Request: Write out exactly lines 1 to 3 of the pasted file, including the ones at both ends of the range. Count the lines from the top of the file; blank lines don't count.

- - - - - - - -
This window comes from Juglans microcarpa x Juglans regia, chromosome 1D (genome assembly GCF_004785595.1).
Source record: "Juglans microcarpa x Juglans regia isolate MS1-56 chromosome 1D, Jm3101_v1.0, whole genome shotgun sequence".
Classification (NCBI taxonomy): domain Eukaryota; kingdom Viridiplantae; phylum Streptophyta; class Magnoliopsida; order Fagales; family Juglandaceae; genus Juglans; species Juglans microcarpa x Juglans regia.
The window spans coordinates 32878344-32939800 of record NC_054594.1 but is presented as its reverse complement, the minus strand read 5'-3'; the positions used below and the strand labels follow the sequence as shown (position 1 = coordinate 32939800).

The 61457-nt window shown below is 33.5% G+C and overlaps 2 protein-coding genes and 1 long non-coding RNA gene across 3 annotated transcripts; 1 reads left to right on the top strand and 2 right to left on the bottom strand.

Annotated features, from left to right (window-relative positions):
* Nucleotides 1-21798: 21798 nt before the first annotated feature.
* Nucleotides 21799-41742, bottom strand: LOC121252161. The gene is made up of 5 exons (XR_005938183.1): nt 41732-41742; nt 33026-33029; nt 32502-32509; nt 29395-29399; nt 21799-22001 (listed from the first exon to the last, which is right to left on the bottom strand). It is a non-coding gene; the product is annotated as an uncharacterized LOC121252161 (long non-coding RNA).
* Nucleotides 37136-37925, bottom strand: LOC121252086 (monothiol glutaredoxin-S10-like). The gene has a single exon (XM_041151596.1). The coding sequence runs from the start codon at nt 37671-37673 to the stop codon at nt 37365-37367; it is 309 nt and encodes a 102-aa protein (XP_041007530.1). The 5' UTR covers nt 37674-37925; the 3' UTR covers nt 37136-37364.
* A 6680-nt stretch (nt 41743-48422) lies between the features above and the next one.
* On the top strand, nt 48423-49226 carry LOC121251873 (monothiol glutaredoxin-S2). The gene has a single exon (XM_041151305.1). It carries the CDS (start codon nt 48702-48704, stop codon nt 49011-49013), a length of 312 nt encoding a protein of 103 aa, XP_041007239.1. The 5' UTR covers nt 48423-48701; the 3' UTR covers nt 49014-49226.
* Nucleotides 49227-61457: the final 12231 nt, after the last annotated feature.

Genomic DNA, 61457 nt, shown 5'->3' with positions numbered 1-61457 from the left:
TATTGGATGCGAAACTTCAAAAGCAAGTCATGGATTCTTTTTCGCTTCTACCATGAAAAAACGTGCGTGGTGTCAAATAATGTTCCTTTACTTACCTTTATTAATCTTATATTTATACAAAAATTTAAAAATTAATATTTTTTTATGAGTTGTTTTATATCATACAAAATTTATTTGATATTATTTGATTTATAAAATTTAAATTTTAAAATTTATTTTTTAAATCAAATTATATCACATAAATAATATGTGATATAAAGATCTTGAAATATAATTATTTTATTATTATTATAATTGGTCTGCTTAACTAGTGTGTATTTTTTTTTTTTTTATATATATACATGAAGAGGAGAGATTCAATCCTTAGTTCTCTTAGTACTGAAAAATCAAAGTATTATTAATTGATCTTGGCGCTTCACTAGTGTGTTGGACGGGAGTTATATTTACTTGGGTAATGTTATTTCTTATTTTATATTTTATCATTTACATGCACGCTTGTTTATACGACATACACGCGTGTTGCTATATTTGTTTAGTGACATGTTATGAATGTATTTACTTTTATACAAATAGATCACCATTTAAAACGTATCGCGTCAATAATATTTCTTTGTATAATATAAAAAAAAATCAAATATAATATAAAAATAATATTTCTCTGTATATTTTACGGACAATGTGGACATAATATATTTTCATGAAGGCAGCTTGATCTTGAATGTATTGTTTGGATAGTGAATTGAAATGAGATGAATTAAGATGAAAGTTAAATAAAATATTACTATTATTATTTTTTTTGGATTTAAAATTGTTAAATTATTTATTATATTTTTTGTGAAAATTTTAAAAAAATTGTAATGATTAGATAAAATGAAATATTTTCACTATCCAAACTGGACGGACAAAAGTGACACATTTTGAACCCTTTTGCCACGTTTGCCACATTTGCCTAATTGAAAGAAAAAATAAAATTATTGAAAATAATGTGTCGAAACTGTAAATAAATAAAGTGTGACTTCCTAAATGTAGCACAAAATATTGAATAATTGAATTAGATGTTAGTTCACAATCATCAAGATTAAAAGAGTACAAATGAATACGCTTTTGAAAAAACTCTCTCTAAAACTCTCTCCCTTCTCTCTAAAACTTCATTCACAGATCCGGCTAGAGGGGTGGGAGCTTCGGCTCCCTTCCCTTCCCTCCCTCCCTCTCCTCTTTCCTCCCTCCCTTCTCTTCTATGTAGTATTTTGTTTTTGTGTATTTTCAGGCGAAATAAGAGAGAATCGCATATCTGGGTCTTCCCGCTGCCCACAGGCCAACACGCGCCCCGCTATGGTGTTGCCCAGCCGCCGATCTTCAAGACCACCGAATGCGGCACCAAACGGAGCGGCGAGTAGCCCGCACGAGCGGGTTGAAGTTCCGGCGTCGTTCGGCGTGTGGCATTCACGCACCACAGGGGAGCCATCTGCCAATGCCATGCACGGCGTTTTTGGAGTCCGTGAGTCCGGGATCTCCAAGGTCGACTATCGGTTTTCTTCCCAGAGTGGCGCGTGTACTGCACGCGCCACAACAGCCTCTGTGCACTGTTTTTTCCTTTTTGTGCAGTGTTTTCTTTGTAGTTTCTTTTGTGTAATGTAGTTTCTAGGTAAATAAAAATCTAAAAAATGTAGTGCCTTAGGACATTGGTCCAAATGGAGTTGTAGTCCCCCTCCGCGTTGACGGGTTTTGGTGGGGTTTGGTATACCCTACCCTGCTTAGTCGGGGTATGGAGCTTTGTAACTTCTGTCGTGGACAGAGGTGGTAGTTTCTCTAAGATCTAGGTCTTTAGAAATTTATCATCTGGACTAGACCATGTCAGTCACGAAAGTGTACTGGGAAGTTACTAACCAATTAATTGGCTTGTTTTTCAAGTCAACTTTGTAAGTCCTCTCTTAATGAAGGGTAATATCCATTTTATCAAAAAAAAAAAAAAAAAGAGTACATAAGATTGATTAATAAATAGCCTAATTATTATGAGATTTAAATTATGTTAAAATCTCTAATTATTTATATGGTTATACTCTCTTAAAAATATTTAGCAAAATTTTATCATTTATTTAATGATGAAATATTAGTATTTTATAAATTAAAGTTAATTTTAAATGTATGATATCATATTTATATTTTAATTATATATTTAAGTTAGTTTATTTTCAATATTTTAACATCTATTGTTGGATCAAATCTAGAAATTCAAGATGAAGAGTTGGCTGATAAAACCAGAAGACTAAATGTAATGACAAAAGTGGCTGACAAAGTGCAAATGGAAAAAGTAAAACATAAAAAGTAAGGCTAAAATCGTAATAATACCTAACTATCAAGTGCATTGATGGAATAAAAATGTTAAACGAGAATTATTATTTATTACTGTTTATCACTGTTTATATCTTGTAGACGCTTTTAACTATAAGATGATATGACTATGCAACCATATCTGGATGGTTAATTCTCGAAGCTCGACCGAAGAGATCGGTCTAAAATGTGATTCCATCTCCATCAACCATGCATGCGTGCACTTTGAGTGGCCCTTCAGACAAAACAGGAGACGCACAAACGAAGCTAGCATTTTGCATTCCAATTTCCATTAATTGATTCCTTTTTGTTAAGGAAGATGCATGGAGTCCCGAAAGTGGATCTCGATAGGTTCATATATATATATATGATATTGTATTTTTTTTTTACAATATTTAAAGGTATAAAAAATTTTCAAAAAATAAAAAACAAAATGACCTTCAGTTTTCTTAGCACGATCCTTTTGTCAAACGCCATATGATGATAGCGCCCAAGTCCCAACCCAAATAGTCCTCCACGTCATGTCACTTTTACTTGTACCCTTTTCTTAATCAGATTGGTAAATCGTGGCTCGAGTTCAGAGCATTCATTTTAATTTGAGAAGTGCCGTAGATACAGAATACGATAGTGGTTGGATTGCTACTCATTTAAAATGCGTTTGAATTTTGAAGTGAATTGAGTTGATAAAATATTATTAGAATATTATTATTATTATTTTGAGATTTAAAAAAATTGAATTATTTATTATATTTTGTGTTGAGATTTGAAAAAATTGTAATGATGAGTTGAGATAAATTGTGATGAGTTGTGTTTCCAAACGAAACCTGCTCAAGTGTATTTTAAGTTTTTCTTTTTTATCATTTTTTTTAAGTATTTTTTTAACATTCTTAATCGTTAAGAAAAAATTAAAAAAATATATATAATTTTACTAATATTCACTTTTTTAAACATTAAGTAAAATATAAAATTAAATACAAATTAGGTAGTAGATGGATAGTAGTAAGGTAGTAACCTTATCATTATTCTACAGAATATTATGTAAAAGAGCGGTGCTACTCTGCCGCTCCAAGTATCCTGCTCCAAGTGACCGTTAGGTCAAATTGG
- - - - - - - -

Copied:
This window comes from Juglans microcarpa x Juglans regia, chromosome 1D (genome assembly GCF_004785595.1).
Source record: "Juglans microcarpa x Juglans regia isolate MS1-56 chromosome 1D, Jm3101_v1.0, whole genome shotgun sequence".
Classification (NCBI taxonomy): domain Eukaryota; kingdom Viridiplantae; phylum Streptophyta; class Magnoliopsida; order Fagales; family Juglandaceae; genus Juglans; species Juglans microcarpa x Juglans regia.